You must sign the blank line in the bottom right corner of the front of a cheque. Signing confirms that you agree to withdraw the specified amount from your account.
Endorsement Of a Cheque Received By Someone Else
If you want to turn over the Cheque you received, you will see a blank line at the top behind one of the short ends. When you're ready to deposit your Cheque into an ATM, Cheque, or mobile banking app, sign your name on the blank line. This indicates that you are the intended recipient and have authorized the deposit.
Essentials of a Cheque
A few crucial details or characteristics must be acknowledged and understood when utilizing a cheque as a payment method for a money transfer. The following are some crucial information regarding a cheque:
Types of Cheques
Although crossed and blank cheques are frequently issued, you can also use others.
For significant payments, a person or a business writes a cheque. Unlike cash payments, cheque payments are registered with the bank and shown in your bank account.
A cheque is a written instruction to your bank to transfer the specified sum to a specific person or entity. In India, there are ten different sorts of cheques that you should be aware of.
Below are ten different sorts of cheques :
1. Bearer Cheque
A bearer cheque is a type of Cheque that allows the bearer or drawer of the Cheque to receive the payment specified in the Cheque. These cheques have the word "or holder" printed before the payee's name. This means that the amount of the issued Cheque can be received either by the payee or the holder. It also makes the bearer cheque transferable, as anyone who bears it can receive payment. The bank does not need to ask the issuer for permission to cash this Cheque.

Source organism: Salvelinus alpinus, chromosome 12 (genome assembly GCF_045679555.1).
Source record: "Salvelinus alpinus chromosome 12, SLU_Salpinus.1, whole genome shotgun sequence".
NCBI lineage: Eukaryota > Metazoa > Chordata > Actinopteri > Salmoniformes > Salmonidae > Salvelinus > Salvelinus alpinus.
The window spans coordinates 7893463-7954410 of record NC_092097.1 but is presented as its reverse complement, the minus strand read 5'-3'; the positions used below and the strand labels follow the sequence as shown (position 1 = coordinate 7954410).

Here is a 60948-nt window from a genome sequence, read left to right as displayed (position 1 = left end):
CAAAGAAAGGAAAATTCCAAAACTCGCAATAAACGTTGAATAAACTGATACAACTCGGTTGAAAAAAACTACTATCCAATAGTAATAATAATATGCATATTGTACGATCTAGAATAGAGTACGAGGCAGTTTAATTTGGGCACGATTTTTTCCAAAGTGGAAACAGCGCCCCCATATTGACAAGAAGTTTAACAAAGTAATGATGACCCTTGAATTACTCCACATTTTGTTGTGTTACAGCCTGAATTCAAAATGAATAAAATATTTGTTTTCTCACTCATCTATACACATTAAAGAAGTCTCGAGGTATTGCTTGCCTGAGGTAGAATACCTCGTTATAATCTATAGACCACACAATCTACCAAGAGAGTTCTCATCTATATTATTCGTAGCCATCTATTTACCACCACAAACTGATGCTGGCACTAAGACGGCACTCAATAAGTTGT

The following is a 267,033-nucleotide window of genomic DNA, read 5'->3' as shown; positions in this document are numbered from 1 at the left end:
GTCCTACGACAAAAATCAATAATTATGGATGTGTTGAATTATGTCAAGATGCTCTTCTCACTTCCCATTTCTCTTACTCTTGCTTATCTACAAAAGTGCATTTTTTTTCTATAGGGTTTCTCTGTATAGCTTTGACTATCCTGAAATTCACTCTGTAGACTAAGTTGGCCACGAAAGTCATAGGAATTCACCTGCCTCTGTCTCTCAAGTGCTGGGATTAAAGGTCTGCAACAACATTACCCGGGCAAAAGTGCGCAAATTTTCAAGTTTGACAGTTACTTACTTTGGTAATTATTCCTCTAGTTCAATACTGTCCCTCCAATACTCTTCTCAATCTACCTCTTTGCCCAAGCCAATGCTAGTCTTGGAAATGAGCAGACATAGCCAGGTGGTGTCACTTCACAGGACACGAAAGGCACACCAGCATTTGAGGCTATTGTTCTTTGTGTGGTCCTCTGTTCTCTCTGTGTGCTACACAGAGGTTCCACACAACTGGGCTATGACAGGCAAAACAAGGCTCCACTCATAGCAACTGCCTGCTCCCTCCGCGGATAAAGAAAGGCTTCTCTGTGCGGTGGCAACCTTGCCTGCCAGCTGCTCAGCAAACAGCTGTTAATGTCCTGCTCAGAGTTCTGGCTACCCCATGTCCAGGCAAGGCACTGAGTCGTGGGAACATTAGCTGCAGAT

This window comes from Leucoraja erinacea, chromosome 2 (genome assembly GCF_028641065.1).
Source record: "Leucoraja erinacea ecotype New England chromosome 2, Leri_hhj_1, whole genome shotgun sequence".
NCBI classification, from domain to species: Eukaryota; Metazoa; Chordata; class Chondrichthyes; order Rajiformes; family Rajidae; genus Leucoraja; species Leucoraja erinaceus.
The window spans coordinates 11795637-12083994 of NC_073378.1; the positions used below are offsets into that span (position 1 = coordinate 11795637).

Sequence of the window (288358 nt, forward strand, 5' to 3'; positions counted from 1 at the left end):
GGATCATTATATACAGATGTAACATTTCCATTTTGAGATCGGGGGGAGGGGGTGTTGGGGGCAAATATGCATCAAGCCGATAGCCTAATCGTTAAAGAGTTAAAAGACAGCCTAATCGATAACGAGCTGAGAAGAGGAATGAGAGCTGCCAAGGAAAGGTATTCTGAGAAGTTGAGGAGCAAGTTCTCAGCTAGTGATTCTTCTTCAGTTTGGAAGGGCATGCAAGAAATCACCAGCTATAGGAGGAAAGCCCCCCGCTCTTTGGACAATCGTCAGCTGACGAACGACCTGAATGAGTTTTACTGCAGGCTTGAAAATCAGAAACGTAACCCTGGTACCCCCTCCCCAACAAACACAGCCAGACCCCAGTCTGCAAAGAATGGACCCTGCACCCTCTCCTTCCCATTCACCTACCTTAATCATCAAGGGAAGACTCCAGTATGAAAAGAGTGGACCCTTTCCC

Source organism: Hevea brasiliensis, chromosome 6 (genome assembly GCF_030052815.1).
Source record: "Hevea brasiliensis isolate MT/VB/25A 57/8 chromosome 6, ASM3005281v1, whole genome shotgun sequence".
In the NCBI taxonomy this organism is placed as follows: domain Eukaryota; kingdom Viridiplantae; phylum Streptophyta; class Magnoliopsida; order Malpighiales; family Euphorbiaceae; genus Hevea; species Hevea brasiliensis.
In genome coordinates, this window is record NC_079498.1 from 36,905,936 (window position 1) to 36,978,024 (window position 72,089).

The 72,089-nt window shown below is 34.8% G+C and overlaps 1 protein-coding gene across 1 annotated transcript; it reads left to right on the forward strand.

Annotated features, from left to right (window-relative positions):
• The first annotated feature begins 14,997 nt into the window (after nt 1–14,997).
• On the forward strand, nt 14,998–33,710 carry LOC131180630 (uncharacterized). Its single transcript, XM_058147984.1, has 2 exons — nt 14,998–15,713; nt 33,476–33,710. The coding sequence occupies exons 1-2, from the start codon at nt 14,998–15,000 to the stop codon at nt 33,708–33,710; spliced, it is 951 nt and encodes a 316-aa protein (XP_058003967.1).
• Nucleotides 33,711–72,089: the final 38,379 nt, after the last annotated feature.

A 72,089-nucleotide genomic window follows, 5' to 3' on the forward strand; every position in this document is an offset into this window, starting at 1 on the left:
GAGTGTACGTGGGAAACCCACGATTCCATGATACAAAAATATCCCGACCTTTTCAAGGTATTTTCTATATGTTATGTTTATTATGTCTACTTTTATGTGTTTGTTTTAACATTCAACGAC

2. Order Cheque
The order cheque represents the second form of Cheque. A cheque is considered an order when the words "or bearer" are crossed out.
Hence, only the person listed as the payee can receive the given amount. In this scenario, the bank makes the payment without verifying the bearer's identification.
3. Cross Cheque
A crossed cheque is one on which the words "a/c payee" are printed on two parallel, slightly curved lines made by the issuer in the upper left corner of the Cheque.
That implies that the specific amount of the Cheque will only be sent to the person or organization whose name is listed as the payee, regardless of who is handing it over. A crossed cheque is also secure because it may be cashed only at the payee's bank.
4. Open Cheque
An uncrossed cheque is sometimes called an open cheque since it needs crossed lines. The payer's or payee's bank are the only two locations where an open cheque can be cashed.
Moreover, the payee can change the payee of an open cheque so that they can do so. The issuer must sign on both the front and back of the open Cheque.
5. Post-Dated Cheque
Unlike the day it was issued, a post-dated cheque has a later date. After the payer-specified date, it can only be cashed. After the specified date, but not before, the post-dated Cheque is still good. In light of this, even if provided to the bank, it will process it on the specified date.
6. Stale Cheque
Stale cheques are no longer redeemable since they have passed their expiration date. A cheque is valid for three months after the day it was issued.
7. A Traveler's Cheque
The payee can cash a traveler's Cheque issued by a bank at another bank in another nation. The money of that nation will be used to make the payment. It might be helpful when you are traveling abroad and want to bring only a little cash. A traveler's Cheque has no expiration date.
8. Self Cheque
The word "self" is the payee on a self-pay cheque. A self-cheque may only be redeemed at the bank of the issuer. The issuer uses it to make withdrawals from their bank account.
9. Bankers Cheque
On behalf of the account holder, a bank writes a banker's Cheque to pay someone else in the same city. The bank itself is the one that issues a banker's Cheque. Banker's cheques are only valid for three months but may be revalidated if certain requirements are met.
10. Blank Cheque
A blank cheque has the issuer's signature without any other information. Blank cheques are extremely dangerous because, if one is misplaced, anyone may write in any amount and issue it to themselves.
How to Write a Cheque